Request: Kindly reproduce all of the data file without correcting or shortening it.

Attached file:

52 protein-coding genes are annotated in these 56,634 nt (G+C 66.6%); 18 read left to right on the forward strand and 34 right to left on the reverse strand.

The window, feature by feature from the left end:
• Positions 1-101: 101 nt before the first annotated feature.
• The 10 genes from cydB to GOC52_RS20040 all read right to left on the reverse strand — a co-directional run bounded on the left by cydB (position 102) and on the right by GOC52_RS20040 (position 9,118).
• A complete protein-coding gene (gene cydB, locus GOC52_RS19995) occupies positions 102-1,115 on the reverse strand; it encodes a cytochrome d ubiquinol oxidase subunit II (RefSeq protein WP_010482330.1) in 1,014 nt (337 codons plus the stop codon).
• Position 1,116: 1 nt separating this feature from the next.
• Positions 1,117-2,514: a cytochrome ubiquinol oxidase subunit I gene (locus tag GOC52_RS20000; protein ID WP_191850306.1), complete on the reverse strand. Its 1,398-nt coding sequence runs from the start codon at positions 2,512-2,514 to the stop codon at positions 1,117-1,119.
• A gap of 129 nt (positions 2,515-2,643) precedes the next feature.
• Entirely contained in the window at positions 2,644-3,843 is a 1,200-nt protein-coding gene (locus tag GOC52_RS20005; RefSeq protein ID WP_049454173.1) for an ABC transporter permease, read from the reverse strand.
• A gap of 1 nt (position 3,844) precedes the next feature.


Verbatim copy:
52 protein-coding genes are annotated in these 56,634 nt (G+C 66.6%); 18 read left to right on the forward strand and 34 right to left on the reverse strand.

The window, feature by feature from the left end:
• Positions 1-101: 101 nt before the first annotated feature.
• The 10 genes from cydB to GOC52_RS20040 all read right to left on the reverse strand — a co-directional run bounded on the left by cydB (position 102) and on the right by GOC52_RS20040 (position 9,118).
• A complete protein-coding gene (gene cydB, locus GOC52_RS19995) occupies positions 102-1,115 on the reverse strand; it encodes a cytochrome d ubiquinol oxidase subunit II (RefSeq protein WP_010482330.1) in 1,014 nt (337 codons plus the stop codon).
• Position 1,116: 1 nt separating this feature from the next.
• Positions 1,117-2,514: a cytochrome ubiquinol oxidase subunit I gene (locus tag GOC52_RS20000; protein ID WP_191850306.1), complete on the reverse strand. Its 1,398-nt coding sequence runs from the start codon at positions 2,512-2,514 to the stop codon at positions 1,117-1,119.
• A gap of 129 nt (positions 2,515-2,643) precedes the next feature.
• Entirely contained in the window at positions 2,644-3,843 is a 1,200-nt protein-coding gene (locus tag GOC52_RS20005; RefSeq protein ID WP_049454173.1) for an ABC transporter permease, read from the reverse strand.
• A gap of 1 nt (position 3,844) precedes the next feature.